Similarly, in Massachusetts Inst. of Tech. v. Abacus Software, Inc., No. 501CV344, 2004 WL 5268123, at *9 (E.D. Tex. Aug. 4, 2004), the court referred to a prior Federal Circuit decision on marking, Amsted Indus. Inc. v. Buckeye Steel Castings Co., 24 F.3d 178, 185 (Fed. Cir. 1994). The MIT court quoted Amsted’s citation with approval to In re Yarn Processing, 602 F.Supp. 159, 169, 225 USPQ 765, 771–72 (W.D.N.C.1984). The Federal Circuit’s parenthetical for In re Yarn Processing stated: “section 287 applies to a nonmanufacturing patentee who has licensed or authorized others to produce or sell the patented article ‘regardless of the particular form [the] authorizations may take[.]’” Amsted Indus. Inc. v. Buckeye Steel Castings Co., 24 F.3d at 185, n. 2 (quoting In re Yarn Processing, 602 F.Supp. at 169). The MIT case also addressed the scope of the term “patented article” in Section 287(a), and rejected limiting its scope to only include the asserted claims at issue: “It is readily apparent that nothing in the language of the statute itself says that “patented article” means an article falling within the scope of the asserted claim or claims in a particular case. Rather, several portions of the statute may be construed as running counter to such a construction.” 2004 WL 5268123 at *19.
On a related point, at least one court has held that a patentee cannot avoid the marking requirement by including a provision in the agreement stating that the licensee denies that it uses the patent. Finjan, Inc. v. Juniper Networks, Inc. 387 F. Supp. 3d 1004 at 1017-18 (N.D. Cal. 2019). Finjan v. Juniper held, when the licensee fails to mark the “patented articles” at issue, pre-notice damages are barred, even when licenses explicitly state that the licensee “shall have no obligation or requirement to mark its licensed products,” or when the licensee “denie[s] infringement in the license.” Id.
Although a patentee’s licensees must also comply with § 287 in order for the patentee to recover damages prior to actual notice, Courts recognize that when the licensee is a “third part[y] unrelated to the patentee, it is often more difficult for a patentee to ensure compliance with statutory marking provisions.” Maxwell, 86 F.3d 1098, 1111. Under such circumstances, Courts may apply a less strict “rule of reason” to determine “whether the patentee made reasonable efforts to ensure compliance with the marking requirements.” Id. at 1112.For example, in Asia Vital Components v. Asetek Danmark, the Northern District of California found that a patentee made reasonable efforts to comply with § 287(a) through the use of a CNTS because there was an “active dispute whether those products were the [patentee]’s ‘patented articles’ and because “it would have been unreasonable for [patentee] to attempt to impose marking requirements” on products supplied to the recipient of the covenant not to sue while patentee was in active litigation with the supplier of the products. Asia Vital Components Co. v. Asetek Danmark A/S, 377 F. Supp. 3d 990, 1026 (N.D. Cal. 2019) (“[T]he CNTS at most licensed the sale of products that [patentee] could not prove it had a right to mark. Accordingly . . . the unmarked products sold under the auspices of the CNTS do not undermine [patentee]’s compliance with § 287(a)’s marking requirements.”).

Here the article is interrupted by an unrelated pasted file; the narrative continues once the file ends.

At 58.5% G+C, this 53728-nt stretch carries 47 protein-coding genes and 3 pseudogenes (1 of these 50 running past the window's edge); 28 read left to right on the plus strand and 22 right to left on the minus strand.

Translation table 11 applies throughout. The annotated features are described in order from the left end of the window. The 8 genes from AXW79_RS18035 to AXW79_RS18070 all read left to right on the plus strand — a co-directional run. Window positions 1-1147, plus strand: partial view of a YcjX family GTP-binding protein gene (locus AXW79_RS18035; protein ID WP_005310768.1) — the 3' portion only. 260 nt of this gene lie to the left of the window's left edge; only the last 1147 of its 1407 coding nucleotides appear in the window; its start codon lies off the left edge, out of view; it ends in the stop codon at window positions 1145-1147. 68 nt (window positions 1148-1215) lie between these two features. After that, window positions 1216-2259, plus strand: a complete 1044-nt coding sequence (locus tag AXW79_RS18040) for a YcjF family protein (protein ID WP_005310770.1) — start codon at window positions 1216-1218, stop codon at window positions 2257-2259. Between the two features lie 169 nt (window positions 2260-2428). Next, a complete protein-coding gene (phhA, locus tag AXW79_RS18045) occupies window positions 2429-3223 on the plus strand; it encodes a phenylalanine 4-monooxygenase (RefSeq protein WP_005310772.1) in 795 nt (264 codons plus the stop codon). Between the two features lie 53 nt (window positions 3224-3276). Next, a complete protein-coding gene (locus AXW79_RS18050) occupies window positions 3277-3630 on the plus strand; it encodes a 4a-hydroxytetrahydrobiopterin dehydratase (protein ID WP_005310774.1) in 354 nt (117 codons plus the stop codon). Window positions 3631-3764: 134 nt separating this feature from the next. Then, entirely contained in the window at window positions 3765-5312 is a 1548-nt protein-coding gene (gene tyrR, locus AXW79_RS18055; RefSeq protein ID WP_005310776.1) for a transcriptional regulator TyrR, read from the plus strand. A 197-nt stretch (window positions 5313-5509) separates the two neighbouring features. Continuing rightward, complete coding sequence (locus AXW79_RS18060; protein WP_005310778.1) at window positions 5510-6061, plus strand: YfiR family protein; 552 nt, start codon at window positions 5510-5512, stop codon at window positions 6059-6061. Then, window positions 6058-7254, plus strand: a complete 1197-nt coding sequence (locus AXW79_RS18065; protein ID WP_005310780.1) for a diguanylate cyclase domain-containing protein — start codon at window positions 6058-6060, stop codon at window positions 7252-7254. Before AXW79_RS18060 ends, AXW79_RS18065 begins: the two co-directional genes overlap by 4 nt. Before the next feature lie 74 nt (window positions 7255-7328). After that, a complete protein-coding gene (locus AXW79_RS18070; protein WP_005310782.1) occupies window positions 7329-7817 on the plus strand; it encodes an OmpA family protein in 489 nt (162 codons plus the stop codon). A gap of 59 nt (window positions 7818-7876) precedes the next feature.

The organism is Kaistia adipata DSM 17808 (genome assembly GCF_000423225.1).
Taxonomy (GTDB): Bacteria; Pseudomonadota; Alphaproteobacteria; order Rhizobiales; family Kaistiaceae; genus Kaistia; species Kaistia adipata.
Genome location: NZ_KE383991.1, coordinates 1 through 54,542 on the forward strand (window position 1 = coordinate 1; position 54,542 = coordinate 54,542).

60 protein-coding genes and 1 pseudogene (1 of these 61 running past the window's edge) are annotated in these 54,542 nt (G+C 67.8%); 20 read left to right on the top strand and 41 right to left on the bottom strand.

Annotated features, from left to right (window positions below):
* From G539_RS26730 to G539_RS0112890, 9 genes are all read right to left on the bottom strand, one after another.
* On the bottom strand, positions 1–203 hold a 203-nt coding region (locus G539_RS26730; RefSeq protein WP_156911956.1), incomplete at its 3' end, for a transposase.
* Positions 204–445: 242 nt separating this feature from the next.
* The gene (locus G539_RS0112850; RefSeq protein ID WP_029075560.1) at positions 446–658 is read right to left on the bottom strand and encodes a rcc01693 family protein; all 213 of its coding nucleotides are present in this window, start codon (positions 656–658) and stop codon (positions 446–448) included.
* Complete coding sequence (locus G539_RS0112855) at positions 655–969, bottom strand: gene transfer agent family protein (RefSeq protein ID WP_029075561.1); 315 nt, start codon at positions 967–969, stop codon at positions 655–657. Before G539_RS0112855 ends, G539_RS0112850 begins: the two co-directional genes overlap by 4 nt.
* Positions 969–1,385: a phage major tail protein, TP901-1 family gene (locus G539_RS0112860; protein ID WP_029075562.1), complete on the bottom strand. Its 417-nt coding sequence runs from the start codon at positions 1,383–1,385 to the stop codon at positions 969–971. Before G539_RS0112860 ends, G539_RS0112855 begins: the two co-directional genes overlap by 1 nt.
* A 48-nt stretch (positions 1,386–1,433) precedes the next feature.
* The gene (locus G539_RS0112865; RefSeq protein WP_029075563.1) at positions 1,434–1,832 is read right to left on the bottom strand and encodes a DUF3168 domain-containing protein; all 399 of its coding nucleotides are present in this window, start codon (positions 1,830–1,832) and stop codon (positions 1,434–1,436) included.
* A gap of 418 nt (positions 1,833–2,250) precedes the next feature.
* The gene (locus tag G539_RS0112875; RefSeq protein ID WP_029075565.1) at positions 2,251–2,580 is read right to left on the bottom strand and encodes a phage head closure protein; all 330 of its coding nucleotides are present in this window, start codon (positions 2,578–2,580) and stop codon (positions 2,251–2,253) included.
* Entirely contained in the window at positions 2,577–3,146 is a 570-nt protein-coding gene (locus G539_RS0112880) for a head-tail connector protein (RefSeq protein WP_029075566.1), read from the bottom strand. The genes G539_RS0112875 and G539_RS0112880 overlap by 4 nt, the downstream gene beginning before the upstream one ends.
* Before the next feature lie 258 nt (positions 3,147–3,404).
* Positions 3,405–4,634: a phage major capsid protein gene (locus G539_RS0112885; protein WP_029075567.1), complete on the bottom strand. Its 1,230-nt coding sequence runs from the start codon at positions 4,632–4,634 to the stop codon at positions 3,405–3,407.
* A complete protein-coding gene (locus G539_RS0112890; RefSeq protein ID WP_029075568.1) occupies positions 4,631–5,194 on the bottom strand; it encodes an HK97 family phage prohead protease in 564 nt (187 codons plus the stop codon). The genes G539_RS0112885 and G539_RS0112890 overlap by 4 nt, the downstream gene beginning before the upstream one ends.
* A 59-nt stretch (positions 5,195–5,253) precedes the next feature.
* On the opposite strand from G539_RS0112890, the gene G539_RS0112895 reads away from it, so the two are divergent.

U.S. federal courts have broadly interpreted Section 287(a) to apply to patent license agreements and covenants not to sue. Courts appear to treat any authorization from the patentee as a license that requires marking in order to recover pre-notice damages regardless of the particular form the authorization may take. However, when unrelated third-party licensees are involved, courts may applied a fact-intensive analysis to determine if the patentee made reasonable efforts to comply with the marking requirement.
The opinions expressed are those of the authors on the date noted above and do not necessarily reflect the views of Fish & Richardson P.C., any other of its lawyers, its clients, or any of its or their respective affiliates. This post is for general information purposes only and is not intended to be and should not be taken as legal advice. No attorney-client relationship is formed.
Chris Marchese is a principal who has been with Fish & Richardson since 1995. His practice focuses on intellectual property litigation and trials. He has handled patent infringement cases in a wide range of technologies, has successfully first-chaired both jury and bench trials, and has extensive experience with all aspects of patent...
Nicole Williams’ practice focuses on patent litigation. She has experience with various technologies, with a particular emphasis on the life sciences, including DNA sequencing, pharmaceutical compounds and biologics, microfluidics, and medical devices. Ms. Williams has also litigated cases involving digital cameras, sports technology, and...